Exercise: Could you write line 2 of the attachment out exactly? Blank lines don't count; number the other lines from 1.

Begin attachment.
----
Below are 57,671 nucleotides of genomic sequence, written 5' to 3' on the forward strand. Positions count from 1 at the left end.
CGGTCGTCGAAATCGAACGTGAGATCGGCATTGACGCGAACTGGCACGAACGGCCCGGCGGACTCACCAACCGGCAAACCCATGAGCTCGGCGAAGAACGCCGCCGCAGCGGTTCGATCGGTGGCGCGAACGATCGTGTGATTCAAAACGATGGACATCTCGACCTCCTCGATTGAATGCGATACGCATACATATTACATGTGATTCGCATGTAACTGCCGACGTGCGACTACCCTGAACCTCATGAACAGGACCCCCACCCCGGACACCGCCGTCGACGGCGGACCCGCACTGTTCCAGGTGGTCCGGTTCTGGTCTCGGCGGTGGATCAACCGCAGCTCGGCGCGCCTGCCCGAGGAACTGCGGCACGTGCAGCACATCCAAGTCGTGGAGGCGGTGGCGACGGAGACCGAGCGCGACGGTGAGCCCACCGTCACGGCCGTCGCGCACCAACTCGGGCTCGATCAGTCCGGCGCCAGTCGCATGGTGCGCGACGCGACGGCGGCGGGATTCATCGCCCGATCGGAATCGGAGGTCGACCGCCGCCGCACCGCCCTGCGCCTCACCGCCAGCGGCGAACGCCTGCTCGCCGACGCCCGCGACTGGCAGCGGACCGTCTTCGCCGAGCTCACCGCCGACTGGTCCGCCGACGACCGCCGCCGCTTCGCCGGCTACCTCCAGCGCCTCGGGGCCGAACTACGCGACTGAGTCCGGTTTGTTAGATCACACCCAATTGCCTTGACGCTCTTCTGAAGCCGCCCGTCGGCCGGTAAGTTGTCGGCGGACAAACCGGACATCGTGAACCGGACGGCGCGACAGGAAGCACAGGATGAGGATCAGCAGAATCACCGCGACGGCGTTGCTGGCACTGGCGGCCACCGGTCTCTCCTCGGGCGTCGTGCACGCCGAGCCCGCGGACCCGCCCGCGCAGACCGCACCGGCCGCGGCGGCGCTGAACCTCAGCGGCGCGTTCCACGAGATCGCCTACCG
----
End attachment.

CGGTCGTCGAAATCGAACGTGAGATCGGCATTGACGCGAACTGGCACGAACGGCCCGGCGGACTCACCAACCGGCAAACCCATGAGCTCGGCGAAGAACGCCGCCGCAGCGGTTCGATCGGTGGCGCGAACGATCGTGTGATTCAAAACGATGGACATCTCGACCTCCTCGATTGAATGCGATACGCATACATATTACATGTGATTCGCATGTAACTGCCGACGTGCGACTACCCTGAACCTCATGAACAGGACCCCCACCCCGGACACCGCCGTCGACGGCGGACCCGCACTGTTCCAGGTGGTCCGGTTCTGGTCTCGGCGGTGGATCAACCGCAGCTCGGCGCGCCTGCCCGAGGAACTGCGGCACGTGCAGCACATCCAAGTCGTGGAGGCGGTGGCGACGGAGACCGAGCGCGACGGTGAGCCCACCGTCACGGCCGTCGCGCACCAACTCGGGCTCGATCAGTCCGGCGCCAGTCGCATGGTGCGCGACGCGACGGCGGCGGGATTCATCGCCCGATCGGAATCGGAGGTCGACCGCCGCCGCACCGCCCTGCGCCTCACCGCCAGCGGCGAACGCCTGCTCGCCGACGCCCGCGACTGGCAGCGGACCGTCTTCGCCGAGCTCACCGCCGACTGGTCCGCCGACGACCGCCGCCGCTTCGCCGGCTACCTCCAGCGCCTCGGGGCCGAACTACGCGACTGAGTCCGGTTTGTTAGATCACACCCAATTGCCTTGACGCTCTTCTGAAGCCGCCCGTCGGCCGGTAAGTTGTCGGCGGACAAACCGGACATCGTGAACCGGACGGCGCGACAGGAAGCACAGGATGAGGATCAGCAGAATCACCGCGACGGCGTTGCTGGCACTGGCGGCCACCGGTCTCTCCTCGGGCGTCGTGCACGCCGAGCCCGCGGACCCGCCCGCGCAGACCGCACCGGCCGCGGCGGCGCTGAACCTCAGCGGCGCGTTCCACGAGATCGCCTACCG